Many aspects of employment, including the working environment and access to benefits, can affect the health of workers and their families, and it’s not difficult to draw a line from employment to food security. Simply being employed, though, does not guarantee financial stability and the ability to afford the essentials that provide for a good quality of life. For example, although the unemployment rate in South Carolina is currently at 3%, a significant percentage of workers are not earning enough to afford the basics in the communities where they live.

According to data from the United Way of South Carolina released as part of their ALICE report, 43% of residents have income below what they’ve calculated to be a “Survival Budget” for the state. This budget takes into account essentials such as housing, childcare, food, transportation, healthcare, and basic access to technology.  The ALICE Household Survival Budget for a family of four in 2021 (the most recent year for which data was available) was $58,104, which was well above the Federal Poverty Level of $26,500. It also exceeded the full-time earnings for most low-wage jobs. For example, retail salespersons- one of the most common occupations in our state- earned a median hourly wage of $11.38, not enough to cover the survival budget for a single worker employed full-time (which would need to be $12.82 per hour), much less for a family with children, even with two adults working (combined wages would need to be $29.05 per hour).

In addition to wages, access to benefits can also impact quality of life and ability to meet a household’s needs. 21% of South Carolinians aged 16 and older are employed in full-time, salaried positions which means they are more likely to have access to benefits like health insurance, paid time off, retirement plans, and more.  Not to mention potentially more flexibility with their hours when needed to care for children, attend doctor’s appointments, etc. The status of the majority of workers in our state may leave them out of these benefits, which can expose them to more economic risk and result in fewer job protections.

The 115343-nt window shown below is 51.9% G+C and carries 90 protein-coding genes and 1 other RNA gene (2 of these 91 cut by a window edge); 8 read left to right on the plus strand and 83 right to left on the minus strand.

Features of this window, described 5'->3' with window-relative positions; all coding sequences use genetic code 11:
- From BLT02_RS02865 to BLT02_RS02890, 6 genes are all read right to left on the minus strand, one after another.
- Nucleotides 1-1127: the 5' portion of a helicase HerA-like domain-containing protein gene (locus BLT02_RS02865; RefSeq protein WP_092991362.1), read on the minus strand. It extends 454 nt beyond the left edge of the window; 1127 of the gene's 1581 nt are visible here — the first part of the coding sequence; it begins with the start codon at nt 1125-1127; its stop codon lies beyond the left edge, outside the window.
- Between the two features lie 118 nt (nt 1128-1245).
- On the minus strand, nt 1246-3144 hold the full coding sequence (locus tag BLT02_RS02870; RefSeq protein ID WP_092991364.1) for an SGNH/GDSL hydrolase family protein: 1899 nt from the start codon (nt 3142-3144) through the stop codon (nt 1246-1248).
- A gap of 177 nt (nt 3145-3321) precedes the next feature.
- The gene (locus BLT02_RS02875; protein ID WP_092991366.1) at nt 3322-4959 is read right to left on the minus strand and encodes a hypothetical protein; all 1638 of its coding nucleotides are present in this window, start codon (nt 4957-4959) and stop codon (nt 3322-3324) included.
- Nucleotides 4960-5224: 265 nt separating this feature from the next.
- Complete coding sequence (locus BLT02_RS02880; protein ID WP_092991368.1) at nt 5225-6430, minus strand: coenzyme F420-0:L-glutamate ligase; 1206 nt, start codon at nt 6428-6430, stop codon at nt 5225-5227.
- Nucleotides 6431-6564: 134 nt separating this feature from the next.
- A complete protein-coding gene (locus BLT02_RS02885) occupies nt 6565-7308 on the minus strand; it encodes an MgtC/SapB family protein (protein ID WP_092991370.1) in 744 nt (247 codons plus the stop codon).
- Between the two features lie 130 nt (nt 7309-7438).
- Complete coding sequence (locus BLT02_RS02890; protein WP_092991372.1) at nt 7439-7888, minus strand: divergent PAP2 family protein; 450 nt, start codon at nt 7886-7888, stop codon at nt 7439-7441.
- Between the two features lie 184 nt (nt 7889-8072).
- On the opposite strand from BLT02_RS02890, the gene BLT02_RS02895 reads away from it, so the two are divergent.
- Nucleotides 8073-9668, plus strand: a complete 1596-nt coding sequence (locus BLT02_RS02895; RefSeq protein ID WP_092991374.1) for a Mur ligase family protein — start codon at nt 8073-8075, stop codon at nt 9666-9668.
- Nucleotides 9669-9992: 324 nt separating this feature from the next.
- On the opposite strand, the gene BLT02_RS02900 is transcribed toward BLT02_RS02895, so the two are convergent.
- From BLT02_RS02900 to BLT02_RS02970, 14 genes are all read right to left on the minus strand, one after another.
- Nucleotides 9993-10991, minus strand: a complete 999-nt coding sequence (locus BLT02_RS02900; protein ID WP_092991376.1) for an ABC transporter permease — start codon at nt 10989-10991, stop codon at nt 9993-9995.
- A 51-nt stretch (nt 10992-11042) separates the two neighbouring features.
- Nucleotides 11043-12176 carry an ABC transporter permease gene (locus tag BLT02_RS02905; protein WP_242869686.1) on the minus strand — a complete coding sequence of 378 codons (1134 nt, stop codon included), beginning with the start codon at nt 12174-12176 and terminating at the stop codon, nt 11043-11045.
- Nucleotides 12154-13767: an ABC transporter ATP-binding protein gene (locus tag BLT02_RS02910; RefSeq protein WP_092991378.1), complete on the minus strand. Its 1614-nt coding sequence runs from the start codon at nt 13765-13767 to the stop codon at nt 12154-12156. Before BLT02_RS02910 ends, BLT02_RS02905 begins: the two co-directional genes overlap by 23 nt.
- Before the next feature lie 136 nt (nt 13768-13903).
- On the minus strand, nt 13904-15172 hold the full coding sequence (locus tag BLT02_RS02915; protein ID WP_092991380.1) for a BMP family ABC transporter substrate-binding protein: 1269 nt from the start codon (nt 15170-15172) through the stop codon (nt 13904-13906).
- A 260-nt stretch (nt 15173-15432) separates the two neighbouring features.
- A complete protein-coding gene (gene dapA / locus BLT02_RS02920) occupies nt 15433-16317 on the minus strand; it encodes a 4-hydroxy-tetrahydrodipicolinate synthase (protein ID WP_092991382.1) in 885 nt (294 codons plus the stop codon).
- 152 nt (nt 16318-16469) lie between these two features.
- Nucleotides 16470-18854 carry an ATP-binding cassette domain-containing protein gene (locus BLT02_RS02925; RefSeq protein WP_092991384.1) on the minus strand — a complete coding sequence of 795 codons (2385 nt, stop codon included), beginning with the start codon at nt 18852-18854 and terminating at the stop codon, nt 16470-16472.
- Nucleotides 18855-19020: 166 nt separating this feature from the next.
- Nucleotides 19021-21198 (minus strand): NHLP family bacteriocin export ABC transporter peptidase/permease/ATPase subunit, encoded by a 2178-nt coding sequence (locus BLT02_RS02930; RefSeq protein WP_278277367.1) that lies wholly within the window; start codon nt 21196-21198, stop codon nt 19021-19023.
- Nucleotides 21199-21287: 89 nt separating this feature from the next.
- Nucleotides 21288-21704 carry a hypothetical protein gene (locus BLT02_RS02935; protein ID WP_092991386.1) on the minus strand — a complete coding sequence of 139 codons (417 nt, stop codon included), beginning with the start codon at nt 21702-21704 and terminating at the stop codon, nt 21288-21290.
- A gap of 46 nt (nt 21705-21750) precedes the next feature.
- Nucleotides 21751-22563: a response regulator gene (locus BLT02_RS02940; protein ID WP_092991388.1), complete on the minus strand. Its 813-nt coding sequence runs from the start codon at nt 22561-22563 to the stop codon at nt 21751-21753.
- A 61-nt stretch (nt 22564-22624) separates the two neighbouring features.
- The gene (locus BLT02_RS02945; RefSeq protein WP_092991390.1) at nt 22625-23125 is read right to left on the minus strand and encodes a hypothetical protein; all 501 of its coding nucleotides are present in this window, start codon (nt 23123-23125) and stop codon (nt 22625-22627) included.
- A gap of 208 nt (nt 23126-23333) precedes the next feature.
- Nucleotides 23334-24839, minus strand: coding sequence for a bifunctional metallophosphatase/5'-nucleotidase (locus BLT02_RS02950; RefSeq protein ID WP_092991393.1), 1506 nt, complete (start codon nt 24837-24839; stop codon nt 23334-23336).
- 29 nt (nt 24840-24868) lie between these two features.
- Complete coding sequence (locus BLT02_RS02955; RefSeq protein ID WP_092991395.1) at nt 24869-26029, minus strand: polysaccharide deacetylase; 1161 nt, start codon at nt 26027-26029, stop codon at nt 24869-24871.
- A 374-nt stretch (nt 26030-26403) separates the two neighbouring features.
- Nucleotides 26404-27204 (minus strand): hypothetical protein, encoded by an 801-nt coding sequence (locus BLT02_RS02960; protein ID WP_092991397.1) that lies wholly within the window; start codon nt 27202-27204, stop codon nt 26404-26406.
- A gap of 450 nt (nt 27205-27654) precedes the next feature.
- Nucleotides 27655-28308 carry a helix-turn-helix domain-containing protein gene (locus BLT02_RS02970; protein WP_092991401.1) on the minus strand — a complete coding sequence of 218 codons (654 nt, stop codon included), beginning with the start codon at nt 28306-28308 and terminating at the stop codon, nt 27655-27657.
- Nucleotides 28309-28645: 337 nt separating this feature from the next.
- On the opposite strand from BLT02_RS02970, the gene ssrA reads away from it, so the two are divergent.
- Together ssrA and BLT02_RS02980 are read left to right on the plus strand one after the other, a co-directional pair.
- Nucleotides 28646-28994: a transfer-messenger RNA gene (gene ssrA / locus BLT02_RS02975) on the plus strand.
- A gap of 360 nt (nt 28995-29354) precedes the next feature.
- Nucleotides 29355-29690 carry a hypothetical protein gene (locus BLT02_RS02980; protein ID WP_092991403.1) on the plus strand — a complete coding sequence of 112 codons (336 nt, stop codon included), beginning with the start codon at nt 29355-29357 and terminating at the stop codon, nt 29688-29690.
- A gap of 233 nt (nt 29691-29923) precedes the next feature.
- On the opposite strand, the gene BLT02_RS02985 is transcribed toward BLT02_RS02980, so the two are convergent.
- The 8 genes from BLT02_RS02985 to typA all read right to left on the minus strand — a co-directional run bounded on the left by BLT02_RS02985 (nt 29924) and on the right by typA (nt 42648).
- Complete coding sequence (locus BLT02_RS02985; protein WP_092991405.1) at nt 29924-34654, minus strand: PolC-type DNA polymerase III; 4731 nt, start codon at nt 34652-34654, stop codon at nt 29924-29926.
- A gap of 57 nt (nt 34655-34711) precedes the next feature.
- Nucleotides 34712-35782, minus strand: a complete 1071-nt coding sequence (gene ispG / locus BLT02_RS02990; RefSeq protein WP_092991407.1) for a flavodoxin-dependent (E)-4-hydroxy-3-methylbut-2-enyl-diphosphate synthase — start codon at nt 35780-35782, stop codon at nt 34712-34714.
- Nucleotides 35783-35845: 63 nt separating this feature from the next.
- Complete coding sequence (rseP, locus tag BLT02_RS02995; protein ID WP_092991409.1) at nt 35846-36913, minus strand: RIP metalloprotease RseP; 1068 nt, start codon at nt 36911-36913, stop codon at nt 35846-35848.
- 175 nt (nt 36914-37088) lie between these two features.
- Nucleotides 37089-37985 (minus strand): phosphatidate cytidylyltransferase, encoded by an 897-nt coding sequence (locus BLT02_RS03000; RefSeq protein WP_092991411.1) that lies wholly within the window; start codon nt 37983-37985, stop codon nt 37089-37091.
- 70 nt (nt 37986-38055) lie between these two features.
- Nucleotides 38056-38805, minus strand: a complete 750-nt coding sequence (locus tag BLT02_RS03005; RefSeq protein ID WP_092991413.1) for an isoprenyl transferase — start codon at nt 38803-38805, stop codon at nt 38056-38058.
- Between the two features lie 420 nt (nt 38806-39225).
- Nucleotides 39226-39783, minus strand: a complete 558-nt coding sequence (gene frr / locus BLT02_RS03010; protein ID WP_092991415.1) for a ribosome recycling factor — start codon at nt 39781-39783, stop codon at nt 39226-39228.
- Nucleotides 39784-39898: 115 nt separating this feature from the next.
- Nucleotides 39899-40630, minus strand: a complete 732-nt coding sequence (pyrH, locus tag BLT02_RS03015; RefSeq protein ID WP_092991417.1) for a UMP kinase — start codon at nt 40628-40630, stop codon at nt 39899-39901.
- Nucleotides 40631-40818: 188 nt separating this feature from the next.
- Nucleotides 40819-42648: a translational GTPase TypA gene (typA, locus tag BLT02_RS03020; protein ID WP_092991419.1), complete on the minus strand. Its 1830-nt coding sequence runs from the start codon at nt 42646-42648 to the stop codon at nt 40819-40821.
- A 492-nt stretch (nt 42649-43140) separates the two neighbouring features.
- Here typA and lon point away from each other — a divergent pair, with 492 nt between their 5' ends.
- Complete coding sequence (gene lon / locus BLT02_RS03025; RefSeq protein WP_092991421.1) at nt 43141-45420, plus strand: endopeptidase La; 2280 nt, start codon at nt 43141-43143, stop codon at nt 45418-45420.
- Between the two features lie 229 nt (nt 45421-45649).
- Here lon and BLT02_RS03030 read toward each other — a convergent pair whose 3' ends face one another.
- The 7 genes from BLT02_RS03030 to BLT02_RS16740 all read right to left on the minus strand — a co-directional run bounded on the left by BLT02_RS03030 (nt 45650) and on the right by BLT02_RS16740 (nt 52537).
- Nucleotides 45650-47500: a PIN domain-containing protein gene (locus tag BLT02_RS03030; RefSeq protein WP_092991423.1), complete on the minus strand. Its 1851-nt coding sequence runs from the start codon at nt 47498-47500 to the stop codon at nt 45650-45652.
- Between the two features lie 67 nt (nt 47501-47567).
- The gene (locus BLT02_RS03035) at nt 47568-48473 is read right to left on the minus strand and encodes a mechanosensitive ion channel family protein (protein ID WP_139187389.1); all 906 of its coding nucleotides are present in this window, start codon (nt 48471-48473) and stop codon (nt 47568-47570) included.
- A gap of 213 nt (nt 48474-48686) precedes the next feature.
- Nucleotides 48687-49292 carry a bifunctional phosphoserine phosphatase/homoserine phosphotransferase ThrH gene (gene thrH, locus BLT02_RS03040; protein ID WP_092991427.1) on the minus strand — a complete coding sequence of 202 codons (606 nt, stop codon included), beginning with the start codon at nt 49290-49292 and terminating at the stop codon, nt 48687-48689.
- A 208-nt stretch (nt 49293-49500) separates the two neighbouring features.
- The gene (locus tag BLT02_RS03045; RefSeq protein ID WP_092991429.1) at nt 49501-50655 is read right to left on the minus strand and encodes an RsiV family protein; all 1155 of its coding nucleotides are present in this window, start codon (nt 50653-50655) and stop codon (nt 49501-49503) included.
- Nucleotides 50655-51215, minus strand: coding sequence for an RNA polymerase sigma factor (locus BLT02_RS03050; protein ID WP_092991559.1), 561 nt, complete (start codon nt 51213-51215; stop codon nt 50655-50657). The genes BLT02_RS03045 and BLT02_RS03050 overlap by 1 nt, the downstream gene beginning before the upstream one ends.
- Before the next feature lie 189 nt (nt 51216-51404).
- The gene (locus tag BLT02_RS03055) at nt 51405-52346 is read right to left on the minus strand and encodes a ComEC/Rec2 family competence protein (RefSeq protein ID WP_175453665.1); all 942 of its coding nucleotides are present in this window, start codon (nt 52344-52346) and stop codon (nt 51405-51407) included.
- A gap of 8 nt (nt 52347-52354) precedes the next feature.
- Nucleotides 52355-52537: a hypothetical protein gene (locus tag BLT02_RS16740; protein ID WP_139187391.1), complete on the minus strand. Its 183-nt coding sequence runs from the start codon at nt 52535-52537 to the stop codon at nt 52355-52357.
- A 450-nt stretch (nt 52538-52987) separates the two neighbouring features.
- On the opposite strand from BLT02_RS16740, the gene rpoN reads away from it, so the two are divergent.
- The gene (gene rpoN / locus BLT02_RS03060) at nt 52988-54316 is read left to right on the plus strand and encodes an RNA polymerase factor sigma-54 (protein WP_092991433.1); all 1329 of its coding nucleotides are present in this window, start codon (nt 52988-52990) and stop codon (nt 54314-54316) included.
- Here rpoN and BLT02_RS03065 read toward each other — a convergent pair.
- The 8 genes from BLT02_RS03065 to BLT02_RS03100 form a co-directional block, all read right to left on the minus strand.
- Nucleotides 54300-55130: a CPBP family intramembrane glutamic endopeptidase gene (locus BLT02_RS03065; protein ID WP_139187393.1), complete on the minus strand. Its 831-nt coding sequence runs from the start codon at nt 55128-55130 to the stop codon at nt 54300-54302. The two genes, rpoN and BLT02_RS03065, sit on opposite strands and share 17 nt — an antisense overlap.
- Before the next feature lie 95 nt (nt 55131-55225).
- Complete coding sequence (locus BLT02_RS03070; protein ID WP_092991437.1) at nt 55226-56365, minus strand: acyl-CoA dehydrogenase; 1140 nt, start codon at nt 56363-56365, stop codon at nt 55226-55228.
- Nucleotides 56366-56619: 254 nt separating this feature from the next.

The fact that these aspects of employment can have a direct impact on an individual’s health and well-being makes them a Social Determinant of Health. And employment status, wages, and access- or lack of- to benefits can also directly impact a household’s food security. Many neighbors visiting food pantries are employed- sometimes working multiple jobs- but still aren’t earning enough to meet the basic cost of living in their communities. A bag of food may help for today, but what about the long term?

What are your thoughts on this topic? Share below in the comments.

About the Lowcountry Food Bank: Feed. Advocate. Empower.

The Lowcountry Food Bank serves the 10 coastal counties of South Carolina and distributed more than 39 million pounds of food in 2023. The Lowcountry Food Bank helps fight hunger by distributing food to nearly 230 partner agencies including on-site meal programs, homeless shelters and emergency food pantries. The Lowcountry Food Bank advocates on behalf of those who experience hunger and helps empower people to make healthy and nutritious food choices. For more information, visit the Lowcountry Food Bank website.